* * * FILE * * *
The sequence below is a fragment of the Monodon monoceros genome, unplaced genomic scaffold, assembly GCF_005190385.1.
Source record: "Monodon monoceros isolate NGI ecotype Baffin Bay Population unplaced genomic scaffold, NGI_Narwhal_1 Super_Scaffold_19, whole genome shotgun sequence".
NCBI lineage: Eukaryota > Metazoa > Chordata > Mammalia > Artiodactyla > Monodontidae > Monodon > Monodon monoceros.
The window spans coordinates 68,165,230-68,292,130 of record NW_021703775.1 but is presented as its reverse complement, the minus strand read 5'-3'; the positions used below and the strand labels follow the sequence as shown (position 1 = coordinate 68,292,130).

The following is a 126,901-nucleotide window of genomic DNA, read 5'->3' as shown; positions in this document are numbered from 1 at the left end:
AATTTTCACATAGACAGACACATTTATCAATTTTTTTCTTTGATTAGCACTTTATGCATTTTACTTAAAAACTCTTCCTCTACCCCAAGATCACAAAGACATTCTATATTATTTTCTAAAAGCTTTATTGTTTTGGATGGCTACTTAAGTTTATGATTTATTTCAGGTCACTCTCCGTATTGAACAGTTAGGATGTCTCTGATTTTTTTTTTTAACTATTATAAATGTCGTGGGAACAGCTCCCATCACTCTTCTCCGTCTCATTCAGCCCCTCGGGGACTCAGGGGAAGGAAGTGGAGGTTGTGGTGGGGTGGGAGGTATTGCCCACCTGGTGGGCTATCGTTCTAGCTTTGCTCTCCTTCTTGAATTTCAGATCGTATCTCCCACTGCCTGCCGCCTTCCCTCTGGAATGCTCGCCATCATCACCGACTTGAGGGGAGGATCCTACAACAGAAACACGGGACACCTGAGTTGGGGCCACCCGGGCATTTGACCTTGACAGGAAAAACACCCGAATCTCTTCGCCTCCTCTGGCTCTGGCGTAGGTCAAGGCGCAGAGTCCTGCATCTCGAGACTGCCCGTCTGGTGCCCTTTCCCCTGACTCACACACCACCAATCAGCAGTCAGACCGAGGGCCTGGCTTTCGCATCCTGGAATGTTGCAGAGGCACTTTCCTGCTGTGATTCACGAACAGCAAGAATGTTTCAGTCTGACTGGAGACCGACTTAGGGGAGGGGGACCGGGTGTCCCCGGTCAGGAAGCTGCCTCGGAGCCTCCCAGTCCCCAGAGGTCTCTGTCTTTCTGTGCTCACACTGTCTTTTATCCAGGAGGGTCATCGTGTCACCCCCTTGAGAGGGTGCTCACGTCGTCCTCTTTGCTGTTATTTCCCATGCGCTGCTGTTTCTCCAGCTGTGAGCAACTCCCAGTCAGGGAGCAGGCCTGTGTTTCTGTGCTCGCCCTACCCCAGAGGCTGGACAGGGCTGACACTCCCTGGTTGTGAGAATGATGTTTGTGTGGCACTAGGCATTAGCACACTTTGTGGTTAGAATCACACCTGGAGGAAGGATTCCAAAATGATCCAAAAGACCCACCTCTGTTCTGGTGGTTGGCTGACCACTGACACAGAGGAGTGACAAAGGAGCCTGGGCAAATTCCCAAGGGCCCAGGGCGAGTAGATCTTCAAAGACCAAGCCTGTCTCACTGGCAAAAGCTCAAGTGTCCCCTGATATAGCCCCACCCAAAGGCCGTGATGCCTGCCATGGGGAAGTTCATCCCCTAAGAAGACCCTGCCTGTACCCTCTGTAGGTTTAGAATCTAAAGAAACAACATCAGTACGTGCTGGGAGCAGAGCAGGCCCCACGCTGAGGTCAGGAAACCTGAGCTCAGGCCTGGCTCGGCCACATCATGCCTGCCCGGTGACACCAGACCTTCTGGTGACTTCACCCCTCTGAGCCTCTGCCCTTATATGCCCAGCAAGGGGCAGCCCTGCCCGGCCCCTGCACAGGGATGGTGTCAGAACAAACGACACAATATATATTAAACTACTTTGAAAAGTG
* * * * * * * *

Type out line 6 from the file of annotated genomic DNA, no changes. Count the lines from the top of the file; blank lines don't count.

AATTTTCACATAGACAGACACATTTATCAATTTTTTTCTTTGATTAGCACTTTATGCATTTTACTTAAAAACTCTTCCTCTACCCCAAGATCACAAAGACATTCTATATTATTTTCTAAAAGCTTTATTGTTTTGGATGGCTACTTAAGTTTATGATTTATTTCAGGTCACTCTCCGTATTGAACAGTTAGGATGTCTCTGATTTTTTTTTTTAACTATTATAAATGTCGTGGGAACAGCTCCCATCACTCTTCTCCGTCTCATTCAGCCCCTCGGGGACTCAGGGGAAGGAAGTGGAGGTTGTGGTGGGGTGGGAGGTATTGCCCACCTGGTGGGCTATCGTTCTAGCTTTGCTCTCCTTCTTGAATTTCAGATCGTATCTCCCACTGCCTGCCGCCTTCCCTCTGGAATGCTCGCCATCATCACCGACTTGAGGGGAGGATCCTACAACAGAAACACGGGACACCTGAGTTGGGGCCACCCGGGCATTTGACCTTGACAGGAAAAACACCCGAATCTCTTCGCCTCCTCTGGCTCTGGCGTAGGTCAAGGCGCAGAGTCCTGCATCTCGAGACTGCCCGTCTGGTGCCCTTTCCCCTGACTCACACACCACCAATCAGCAGTCAGACCGAGGGCCTGGCTTTCGCATCCTGGAATGTTGCAGAGGCACTTTCCTGCTGTGATTCACGAACAGCAAGAATGTTTCAGTCTGACTGGAGACCGACTTAGGGGAGGGGGACCGGGTGTCCCCGGTCAGGAAGCTGCCTCGGAGCCTCCCAGTCCCCAGAGGTCTCTGTCTTTCTGTGCTCACACTGTCTTTTATCCAGGAGGGTCATCGTGTCACCCCCTTGAGAGGGTGCTCACGTCGTCCTCTTTGCTGTTATTTCCCATGCGCTGCTGTTTCTCCAGCTGTGAGCAACTCCCAGTCAGGGAGCAGGCCTGTGTTTCTGTGCTCGCCCTACCCCAGAGGCTGGACAGGGCTGACACTCCCTGGTTGTGAGAATGATGTTTGTGTGGCACTAGGCATTAGCACACTTTGTGGTTAGAATCACACCTGGAGGAAGGATTCCAAAATGATCCAAAAGACCCACCTCTGTTCTGGTGGTTGGCTGACCACTGACACAGAGGAGTGACAAAGGAGCCTGGGCAAATTCCCAAGGGCCCAGGGCGAGTAGATCTTCAAAGACCAAGCCTGTCTCACTGGCAAAAGCTCAAGTGTCCCCTGATATAGCCCCACCCAAAGGCCGTGATGCCTGCCATGGGGAAGTTCATCCCCTAAGAAGACCCTGCCTGTACCCTCTGTAGGTTTAGAATCTAAAGAAACAACATCAGTACGTGCTGGGAGCAGAGCAGGCCCCACGCTGAGGTCAGGAAACCTGAGCTCAGGCCTGGCTCGGCCACATCATGCCTGCCCGGTGACACCAGACCTTCTGGTGACTTCACCCCTCTGAGCCTCTGCCCTTATATGCCCAGCAAGGGGCAGCCCTGCCCGGCCCCTGCACAGGGATGGTGTCAGAACAAACGACACAATATATATTAAACTACTTTGAAAAGTG